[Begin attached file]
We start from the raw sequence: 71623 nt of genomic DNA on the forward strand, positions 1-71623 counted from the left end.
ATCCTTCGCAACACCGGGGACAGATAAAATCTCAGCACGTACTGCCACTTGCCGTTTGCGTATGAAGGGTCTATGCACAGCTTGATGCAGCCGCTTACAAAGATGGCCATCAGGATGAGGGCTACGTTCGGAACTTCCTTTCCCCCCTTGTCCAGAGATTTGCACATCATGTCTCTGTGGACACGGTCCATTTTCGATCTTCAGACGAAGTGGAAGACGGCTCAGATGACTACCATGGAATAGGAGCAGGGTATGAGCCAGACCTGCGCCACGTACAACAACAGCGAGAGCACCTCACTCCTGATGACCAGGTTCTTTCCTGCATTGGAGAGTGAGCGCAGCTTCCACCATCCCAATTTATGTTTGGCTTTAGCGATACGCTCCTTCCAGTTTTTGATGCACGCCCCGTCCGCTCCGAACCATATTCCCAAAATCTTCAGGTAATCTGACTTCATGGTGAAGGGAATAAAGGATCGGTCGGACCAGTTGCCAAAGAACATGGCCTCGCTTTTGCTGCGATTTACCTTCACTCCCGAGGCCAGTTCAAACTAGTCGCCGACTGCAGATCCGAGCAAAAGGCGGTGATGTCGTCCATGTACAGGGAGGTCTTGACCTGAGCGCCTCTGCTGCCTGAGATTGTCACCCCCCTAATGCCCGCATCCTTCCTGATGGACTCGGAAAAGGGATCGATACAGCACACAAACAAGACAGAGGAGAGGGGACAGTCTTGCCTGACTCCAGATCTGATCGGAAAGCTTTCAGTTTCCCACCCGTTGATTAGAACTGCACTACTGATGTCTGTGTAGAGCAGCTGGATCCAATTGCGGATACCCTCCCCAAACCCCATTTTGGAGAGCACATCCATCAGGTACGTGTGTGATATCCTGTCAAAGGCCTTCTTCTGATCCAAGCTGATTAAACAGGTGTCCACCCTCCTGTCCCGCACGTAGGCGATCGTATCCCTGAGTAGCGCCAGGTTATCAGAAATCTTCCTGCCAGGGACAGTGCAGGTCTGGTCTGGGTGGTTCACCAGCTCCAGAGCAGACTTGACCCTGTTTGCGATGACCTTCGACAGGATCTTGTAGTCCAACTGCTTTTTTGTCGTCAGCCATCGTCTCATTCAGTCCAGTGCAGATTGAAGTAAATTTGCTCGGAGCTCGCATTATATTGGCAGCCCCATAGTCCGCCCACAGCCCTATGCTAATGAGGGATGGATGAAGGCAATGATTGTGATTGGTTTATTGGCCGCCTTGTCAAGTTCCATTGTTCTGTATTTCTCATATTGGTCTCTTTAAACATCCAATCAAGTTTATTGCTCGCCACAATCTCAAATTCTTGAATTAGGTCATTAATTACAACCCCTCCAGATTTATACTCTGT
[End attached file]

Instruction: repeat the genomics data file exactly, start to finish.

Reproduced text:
We start from the raw sequence: 71623 nt of genomic DNA on the forward strand, positions 1-71623 counted from the left end.
ATCCTTCGCAACACCGGGGACAGATAAAATCTCAGCACGTACTGCCACTTGCCGTTTGCGTATGAAGGGTCTATGCACAGCTTGATGCAGCCGCTTACAAAGATGGCCATCAGGATGAGGGCTACGTTCGGAACTTCCTTTCCCCCCTTGTCCAGAGATTTGCACATCATGTCTCTGTGGACACGGTCCATTTTCGATCTTCAGACGAAGTGGAAGACGGCTCAGATGACTACCATGGAATAGGAGCAGGGTATGAGCCAGACCTGCGCCACGTACAACAACAGCGAGAGCACCTCACTCCTGATGACCAGGTTCTTTCCTGCATTGGAGAGTGAGCGCAGCTTCCACCATCCCAATTTATGTTTGGCTTTAGCGATACGCTCCTTCCAGTTTTTGATGCACGCCCCGTCCGCTCCGAACCATATTCCCAAAATCTTCAGGTAATCTGACTTCATGGTGAAGGGAATAAAGGATCGGTCGGACCAGTTGCCAAAGAACATGGCCTCGCTTTTGCTGCGATTTACCTTCACTCCCGAGGCCAGTTCAAACTAGTCGCCGACTGCAGATCCGAGCAAAAGGCGGTGATGTCGTCCATGTACAGGGAGGTCTTGACCTGAGCGCCTCTGCTGCCTGAGATTGTCACCCCCCTAATGCCCGCATCCTTCCTGATGGACTCGGAAAAGGGATCGATACAGCACACAAACAAGACAGAGGAGAGGGGACAGTCTTGCCTGACTCCAGATCTGATCGGAAAGCTTTCAGTTTCCCACCCGTTGATTAGAACTGCACTACTGATGTCTGTGTAGAGCAGCTGGATCCAATTGCGGATACCCTCCCCAAACCCCATTTTGGAGAGCACATCCATCAGGTACGTGTGTGATATCCTGTCAAAGGCCTTCTTCTGATCCAAGCTGATTAAACAGGTGTCCACCCTCCTGTCCCGCACGTAGGCGATCGTATCCCTGAGTAGCGCCAGGTTATCAGAAATCTTCCTGCCAGGGACAGTGCAGGTCTGGTCTGGGTGGTTCACCAGCTCCAGAGCAGACTTGACCCTGTTTGCGATGACCTTCGACAGGATCTTGTAGTCCAACTGCTTTTTTGTCGTCAGCCATCGTCTCATTCAGTCCAGTGCAGATTGAAGTAAATTTGCTCGGAGCTCGCATTATATTGGCAGCCCCATAGTCCGCCCACAGCCCTATGCTAATGAGGGATGGATGAAGGCAATGATTGTGATTGGTTTATTGGCCGCCTTGTCAAGTTCCATTGTTCTGTATTTCTCATATTGGTCTCTTTAAACATCCAATCAAGTTTATTGCTCGCCACAATCTCAAATTCTTGAATTAGGTCATTAATTACAACCCCTCCAGATTTATACTCTGT